NEWS RELEASE, 09/09/98

UC economists find the total health care bill for smoking comes to $72.7 billion per year or 11.8 percent of all medical payments

By Patricia McBroom, Public Affairs

BERKELEY -- The total cost of caring for people with health problems due to cigarette smoking - counting all sources of medical payments - is estimated at $72.7 billion per year, according to health economists at the University of California.

The figure is almost six times higher than the cost per year of smoking-related Medicaid payments alone, reported last spring by the same economists from the University of California, Berkeley and the University of California, San Francisco.

The new total estimate "translates the adverse health effects (of smoking) into dollar terms, the universal language of decision makers," said the analysis published today in Public Health Reports.

All payments made in 1993 by Medicare, Medicaid, Veterans Administration medical programs, military medical programs, private health insurance companies and out-of-pocket payments were analyzed for that fraction of illness caused by cigarette smoking. By comparison, the March report counted only the cost of smoking-related Medicaid payments - $12.9 billion that year.

"I am not surprised by these costs," said Leonard Miller, an economist and professor in the School of Social Welfare at UC Berkeley, who is first author on the report.

"You expect a figure of this magnitude for the impact of smoking on health care, when you consider that one in five deaths per year is due to cigarette use," said Miller.

Of total medical expenditures in the U.S. in 1993, the health effects of smoking accounted for 11.8 percent of the costs, according to the analysis.

The report was co-authored by Dorothy Rice, professor emeritus of health economics at the UCSF Institute for Health and Aging and former director of the National Center for Health Statistics. Other authors are Xiulan Zhang, UC Berkeley graduate student, and Wendy Max, associate professor at UCSF.

"We can now see the tremendous burden of smoking on society," said Rice. "These are very high costs."

She pointed out that the 1993 bill for California alone amounted to $8.7 billion, the highest total in the nation, followed by New York, with $6.6 billion in smoking related disease costs. Wyoming at $80 million in 1993 had the lowest expenditure for illness caused by cigarette smoking.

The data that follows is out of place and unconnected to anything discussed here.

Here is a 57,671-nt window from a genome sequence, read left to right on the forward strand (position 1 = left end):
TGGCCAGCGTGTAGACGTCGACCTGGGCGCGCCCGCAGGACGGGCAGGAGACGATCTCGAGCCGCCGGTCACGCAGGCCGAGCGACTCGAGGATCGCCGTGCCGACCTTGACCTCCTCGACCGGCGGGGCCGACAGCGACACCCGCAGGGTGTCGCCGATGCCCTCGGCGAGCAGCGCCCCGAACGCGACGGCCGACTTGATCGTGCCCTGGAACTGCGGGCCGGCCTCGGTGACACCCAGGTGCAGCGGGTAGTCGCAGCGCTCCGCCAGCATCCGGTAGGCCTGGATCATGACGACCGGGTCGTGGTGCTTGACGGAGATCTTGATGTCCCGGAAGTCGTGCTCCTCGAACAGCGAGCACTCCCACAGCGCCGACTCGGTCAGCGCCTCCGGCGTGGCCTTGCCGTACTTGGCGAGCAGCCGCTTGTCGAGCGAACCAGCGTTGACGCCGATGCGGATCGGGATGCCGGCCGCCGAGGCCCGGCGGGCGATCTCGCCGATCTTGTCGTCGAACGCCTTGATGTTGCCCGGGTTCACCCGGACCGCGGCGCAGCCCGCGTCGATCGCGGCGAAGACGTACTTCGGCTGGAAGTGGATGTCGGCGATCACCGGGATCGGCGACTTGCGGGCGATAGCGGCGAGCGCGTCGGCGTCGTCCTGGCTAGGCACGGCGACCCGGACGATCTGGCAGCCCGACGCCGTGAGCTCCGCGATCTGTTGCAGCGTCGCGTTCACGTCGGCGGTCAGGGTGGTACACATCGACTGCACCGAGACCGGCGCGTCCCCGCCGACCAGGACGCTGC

Rice also said that if a proposed financial settlement between the U.S. Congress and tobacco companies had been reached last spring, it would not have come close to compensating private and public insurance payers for the cost of smoking-related illnesses.

That settlement, now off the boards, would have cost tobacco companies $368.5 billion, paid out over 25 years, in exchange for a cap on future liability for any lawsuits against the tobacco industry. The tobacco industry pulled out of the negotiations when the proposed settlement rose above $500 billion over 25 years.

But according to the Miller-Rice report, the actual cost of medical care for smoking related disease in the next 25 years will be an astronomical $1.8 trillion in 1993 dollar values.

"The amount being considered was clearly well below the actual amount that will be spent for the health care of smokers whose health has been damaged by cigarettes," said Rice.

Estimates in the report of "smoking-attributable expenditures" (SAEs) are derived from 11 equations that link smoking history with health in two ways: (1) the likelihood of a prior treatment for a tobacco-related disease (lung cancer, chronic obstructive pulmonary disease, coronary heart disease, stroke and arteriosclerosis); and (2) self-reported poor health. Other calculations then analyzed the impact of self-reported poor health on direct medical expenditures.

The analysis took particular care to isolate direct smoking health effects from other confounding factors that affect health such as poverty and race. Miller accounted for the impact of twelve such factors: age, gender, region of the country, education, income, body mass, seat belt use, smoking history, self-reported health status, previous treatment for tobacco-related diseases and type of medical expenditure.

Each of these factors helped define the independent effect of smoking on expenditures. For instance, seat belt use provided a measure of risk-taking behavior that sorted out the contributions of smoking from dangerous behaviors in general.

The data for constructing the SAEs and a related measure called "smoking attributable fractions" (SAFs) came from three large federal and state surveys:

(1) NMES (National Medical Expenditure Survey, 1987) a face-to-face survey of 35,000 people that linked population characteristics with use of and payments for medical resources.

(2) CPS (Current Population Survey, 1993), conducted by the Census Bureau for employment information.

(3) BRFSS (Behavioral Risk Factor Surveillance System, 1993), an annual telephone survey of health risks and medical care, conducted by state health departments in collaboration with the CDC.

In the final stage, the SAFs were applied to state medical expenditures for persons over age 18, using data published by the Health Care Finance Administration.

"These are the best federal and collective state data. It's the best we can do at this point to estimate the impact of smoking on health costs in all 50 states," said Miller.

A refinement of the model described in this paper was used recently in a suit against tobacco companies by the State of Minnesota that resulted in an out-of-court settlement for the state that came to more than $6 billion, covering Medicaid, Blue Shield and general assistance medical payments.

The full text of the Public Health Reports article can be found at

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